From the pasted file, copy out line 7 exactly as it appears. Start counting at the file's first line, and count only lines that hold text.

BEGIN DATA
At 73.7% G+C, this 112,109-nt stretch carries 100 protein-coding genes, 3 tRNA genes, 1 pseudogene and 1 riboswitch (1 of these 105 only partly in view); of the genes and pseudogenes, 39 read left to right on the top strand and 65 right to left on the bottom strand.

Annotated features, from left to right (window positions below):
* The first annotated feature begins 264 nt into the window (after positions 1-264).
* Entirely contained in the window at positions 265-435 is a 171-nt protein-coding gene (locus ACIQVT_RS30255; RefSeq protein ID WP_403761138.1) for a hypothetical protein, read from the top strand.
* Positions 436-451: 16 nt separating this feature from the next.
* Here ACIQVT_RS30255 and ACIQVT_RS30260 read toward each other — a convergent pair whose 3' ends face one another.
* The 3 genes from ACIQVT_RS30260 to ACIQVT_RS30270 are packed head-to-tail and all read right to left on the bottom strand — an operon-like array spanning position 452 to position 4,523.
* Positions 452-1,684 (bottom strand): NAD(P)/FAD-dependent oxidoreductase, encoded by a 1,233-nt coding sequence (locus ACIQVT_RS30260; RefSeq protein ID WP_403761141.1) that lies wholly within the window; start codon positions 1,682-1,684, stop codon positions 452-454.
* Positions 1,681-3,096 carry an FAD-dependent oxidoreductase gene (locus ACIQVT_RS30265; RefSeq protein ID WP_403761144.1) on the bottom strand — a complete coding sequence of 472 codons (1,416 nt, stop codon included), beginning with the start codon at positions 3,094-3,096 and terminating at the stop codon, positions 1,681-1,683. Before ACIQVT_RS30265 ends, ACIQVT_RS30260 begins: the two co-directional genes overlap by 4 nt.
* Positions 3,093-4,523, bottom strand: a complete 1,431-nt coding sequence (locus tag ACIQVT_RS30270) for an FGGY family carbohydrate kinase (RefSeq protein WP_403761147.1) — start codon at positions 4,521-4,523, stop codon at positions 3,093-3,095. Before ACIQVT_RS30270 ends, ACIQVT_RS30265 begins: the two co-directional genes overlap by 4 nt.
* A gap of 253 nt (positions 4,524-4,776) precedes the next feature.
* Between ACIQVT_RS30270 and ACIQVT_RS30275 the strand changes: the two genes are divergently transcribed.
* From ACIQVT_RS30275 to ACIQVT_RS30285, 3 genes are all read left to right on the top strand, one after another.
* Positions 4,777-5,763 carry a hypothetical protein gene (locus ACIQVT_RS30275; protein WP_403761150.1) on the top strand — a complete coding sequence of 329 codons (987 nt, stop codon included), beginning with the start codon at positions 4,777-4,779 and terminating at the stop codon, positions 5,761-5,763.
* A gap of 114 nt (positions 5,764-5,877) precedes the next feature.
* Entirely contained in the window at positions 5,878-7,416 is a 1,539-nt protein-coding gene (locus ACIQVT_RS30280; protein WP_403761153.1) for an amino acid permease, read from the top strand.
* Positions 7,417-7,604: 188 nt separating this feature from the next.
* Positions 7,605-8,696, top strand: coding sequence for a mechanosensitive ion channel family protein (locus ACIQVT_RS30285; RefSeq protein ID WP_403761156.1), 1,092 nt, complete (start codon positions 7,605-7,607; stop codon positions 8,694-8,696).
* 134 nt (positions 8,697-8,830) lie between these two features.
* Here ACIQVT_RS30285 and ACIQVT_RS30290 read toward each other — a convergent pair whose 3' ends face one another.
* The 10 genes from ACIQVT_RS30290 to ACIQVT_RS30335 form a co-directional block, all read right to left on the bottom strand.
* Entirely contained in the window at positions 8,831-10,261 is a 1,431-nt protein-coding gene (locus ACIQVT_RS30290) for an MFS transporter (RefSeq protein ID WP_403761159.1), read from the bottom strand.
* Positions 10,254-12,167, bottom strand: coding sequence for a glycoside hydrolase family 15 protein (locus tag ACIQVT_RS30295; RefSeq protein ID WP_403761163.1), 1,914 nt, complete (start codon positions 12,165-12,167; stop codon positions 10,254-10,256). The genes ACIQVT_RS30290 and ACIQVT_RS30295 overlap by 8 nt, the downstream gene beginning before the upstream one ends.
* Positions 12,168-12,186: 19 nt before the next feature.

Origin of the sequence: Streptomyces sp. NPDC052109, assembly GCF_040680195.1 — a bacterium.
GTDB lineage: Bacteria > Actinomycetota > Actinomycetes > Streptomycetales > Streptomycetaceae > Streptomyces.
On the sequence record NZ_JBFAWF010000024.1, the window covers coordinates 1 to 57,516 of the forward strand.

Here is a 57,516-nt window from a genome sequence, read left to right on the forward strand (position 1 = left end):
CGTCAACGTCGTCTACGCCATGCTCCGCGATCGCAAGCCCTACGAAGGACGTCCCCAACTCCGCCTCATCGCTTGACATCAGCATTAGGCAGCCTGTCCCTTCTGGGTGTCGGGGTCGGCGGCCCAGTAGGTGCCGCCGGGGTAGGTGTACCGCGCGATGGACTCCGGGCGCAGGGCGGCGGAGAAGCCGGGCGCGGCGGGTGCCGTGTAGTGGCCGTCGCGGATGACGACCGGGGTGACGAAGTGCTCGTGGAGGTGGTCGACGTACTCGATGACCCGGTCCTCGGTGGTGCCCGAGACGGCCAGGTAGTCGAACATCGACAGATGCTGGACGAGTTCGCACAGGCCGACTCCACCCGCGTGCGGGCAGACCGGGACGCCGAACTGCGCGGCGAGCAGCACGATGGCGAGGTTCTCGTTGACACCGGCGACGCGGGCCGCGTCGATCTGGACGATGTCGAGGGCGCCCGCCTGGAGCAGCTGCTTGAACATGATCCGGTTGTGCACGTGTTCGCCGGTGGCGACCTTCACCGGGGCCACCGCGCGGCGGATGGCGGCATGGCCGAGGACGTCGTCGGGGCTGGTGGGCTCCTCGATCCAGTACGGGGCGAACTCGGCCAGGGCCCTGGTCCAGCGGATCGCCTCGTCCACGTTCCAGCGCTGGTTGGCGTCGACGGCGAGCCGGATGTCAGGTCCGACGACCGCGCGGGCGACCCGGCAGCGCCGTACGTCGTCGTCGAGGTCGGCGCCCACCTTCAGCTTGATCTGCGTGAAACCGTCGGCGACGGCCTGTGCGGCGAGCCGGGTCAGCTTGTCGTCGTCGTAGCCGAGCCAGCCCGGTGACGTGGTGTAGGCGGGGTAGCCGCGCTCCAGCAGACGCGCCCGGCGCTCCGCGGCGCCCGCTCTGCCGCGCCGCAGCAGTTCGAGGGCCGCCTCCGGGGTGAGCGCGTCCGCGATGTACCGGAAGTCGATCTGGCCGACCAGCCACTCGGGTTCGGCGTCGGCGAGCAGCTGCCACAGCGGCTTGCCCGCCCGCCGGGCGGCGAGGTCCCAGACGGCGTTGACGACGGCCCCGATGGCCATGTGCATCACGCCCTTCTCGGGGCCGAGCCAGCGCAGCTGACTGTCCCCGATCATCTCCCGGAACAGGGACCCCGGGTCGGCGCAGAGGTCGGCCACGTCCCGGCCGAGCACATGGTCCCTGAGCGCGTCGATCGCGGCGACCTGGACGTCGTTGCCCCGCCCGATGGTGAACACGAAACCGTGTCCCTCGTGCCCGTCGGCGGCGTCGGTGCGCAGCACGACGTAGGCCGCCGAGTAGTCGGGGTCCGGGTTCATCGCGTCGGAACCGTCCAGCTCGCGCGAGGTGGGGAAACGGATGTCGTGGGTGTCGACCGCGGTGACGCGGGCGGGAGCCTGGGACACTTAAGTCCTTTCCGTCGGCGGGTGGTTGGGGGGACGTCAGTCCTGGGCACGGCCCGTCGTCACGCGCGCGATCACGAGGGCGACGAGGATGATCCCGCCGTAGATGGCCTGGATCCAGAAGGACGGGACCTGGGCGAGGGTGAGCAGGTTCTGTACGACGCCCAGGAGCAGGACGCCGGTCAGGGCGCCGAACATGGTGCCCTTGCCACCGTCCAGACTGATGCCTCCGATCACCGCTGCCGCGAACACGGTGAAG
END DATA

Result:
* The 3 genes from ACIQVT_RS30260 to ACIQVT_RS30270 are packed head-to-tail and all read right to left on the bottom strand — an operon-like array spanning position 452 to position 4,523.